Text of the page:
To say that our world has changed as a result of the Pandemic is a massive understatement. Never- before has the world’s production and economic activity shut down in lock step, on a scale seen today. In our drive to control the Pandemic, we are isolated in our homes and away from important social support structures. This leads to high levels of stress.
In an era of seamless international travel, business and diplomatic activity, good and bad are easily transmitted. We will rethink supply chains, the nature of work, and travel when this is over. Business models that worked in February, won’t work in September. All this creates incredible uncertainty, leading to fear. Fear activates our Autonomic Nervous System’s flight or fright response, resulting in a release of neurochemicals through our body to prepare us for action.
Author and Professor Robert Sapolsky, PhD., in this book; Why Zebra’s Don’t Get Ulcers, explains why we as human’s do get ulcers and mismanage stress. Whether we face an imminent threat in the flesh, such as a stranger attacking us, or we ruminate and worry about tomorrow in the theater of our mind, the same response happens. We can invent stress in our minds and cause our body to respond as if it’s truly happening now.
In times like these many of us are creating massive stress internally due to the change and uncertainty we face. It’s vital we learn tools to master our internal response to stress to prevent future health problems and better adapt today to our new world.
Even before the Pandemic, I used to make the case that we live in a very different world from when I was young in the 1960’s and 70’s. No fax, no iPhone, no tablets, no computers to look at all day. Expectations on how fast you responded was measured in days not seconds. People stayed connected face to face, by phone and through written letters…we mailed! Life was simpler, slower-paced, and we didn’t know every bad thing happening in the world.
Today is different. Life is fast, expectations are high on us, social media reminds us of the great lives of everyone else (at least that’s the picture on the surface), devices shoot blue light at us all day. All this has ramifications on our long-term health.
We’ve never lived in a time when our Autonomic Nervous System is more on alert, having to monitor and respond to more stimuli than today. Our brains are predisposed to a negativity bias to protect us. We naturally gravitate toward seeing fear in much of what we face in life. With the onslaught of information, we have more to react to and filter out. With this we can end up in stress response chronically.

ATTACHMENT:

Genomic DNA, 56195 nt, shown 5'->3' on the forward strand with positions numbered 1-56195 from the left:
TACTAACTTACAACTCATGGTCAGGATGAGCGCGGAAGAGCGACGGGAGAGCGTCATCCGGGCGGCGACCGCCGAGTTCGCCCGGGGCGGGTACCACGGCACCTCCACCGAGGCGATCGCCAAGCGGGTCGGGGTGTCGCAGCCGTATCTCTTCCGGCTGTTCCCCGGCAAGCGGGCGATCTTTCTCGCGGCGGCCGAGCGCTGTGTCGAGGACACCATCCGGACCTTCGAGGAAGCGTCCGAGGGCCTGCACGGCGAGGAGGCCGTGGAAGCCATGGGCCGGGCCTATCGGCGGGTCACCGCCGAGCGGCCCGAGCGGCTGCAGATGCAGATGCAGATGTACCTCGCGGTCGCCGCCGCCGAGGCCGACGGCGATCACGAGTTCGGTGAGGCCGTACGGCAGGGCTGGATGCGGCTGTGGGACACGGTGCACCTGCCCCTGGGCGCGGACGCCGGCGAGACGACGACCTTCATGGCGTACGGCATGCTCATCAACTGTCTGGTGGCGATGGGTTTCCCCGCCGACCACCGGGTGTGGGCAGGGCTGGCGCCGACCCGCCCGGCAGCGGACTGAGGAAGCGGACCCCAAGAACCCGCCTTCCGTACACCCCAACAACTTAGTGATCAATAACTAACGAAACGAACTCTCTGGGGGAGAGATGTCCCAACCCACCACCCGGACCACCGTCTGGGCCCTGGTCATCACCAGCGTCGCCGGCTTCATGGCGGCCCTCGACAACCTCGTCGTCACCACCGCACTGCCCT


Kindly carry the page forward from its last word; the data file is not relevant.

Mental health is never been a bigger problem than today. It’s the world we live in, in many ways we weren’t built for this. So, what to do? We must learn to be aware of when we are in stress response and change the pattern in the moment. The goal isn’t stress elimination, it’s management. We want to break the hormone cascade that happens when we go into stress response.
Here are some basic strategies you can employ every day to break the cycle of stress and get re-centered.
- Practice deep-diaphragmic breathing 3x a day and when you feel stressed. Breathe until you feel calm again. A minimum of 3 minutes is needed. This is your number one tool! You can go to this YouTube link for a demonstration: https://www.youtube.com/watch?v=kgTL5G1ibIo
- Work in focus and recovery cycles. This means work for 90-120 minutes, then breathe or go for a walk for 10-20 minutes then go back to work. Try it. Your day will go better, and you’ll get more done. Thinks cycles of work and recovery.
- Practice mindfulness, meditation or Yoga. You want to learn to calm your mind and get a thought and pattern interrupt from your work thinking and stressful thoughts.
- Get in nature by walking for breaks. There is good research in the benefits of this to reduce stress.
- Reframe your thoughts when feeling fearful and stressed. Understand they are not helpful in solving any problems and use the other tools to get past these thoughts and focused onto something you CAN do now that is productive and within your control.
You can’t control whether you experience stressful events, you can control how you respond. It is in this learned response, which really is a skill, that you gain the ability to keep your Autonomic Nervous system in balance. If you don’t research is clear, chronic disease in the person’s future who fails to manage stress well.
Times have changed, learn to response to stress using these tools. They will enable your gifts and abilities to emerge and adapt to the changes you face.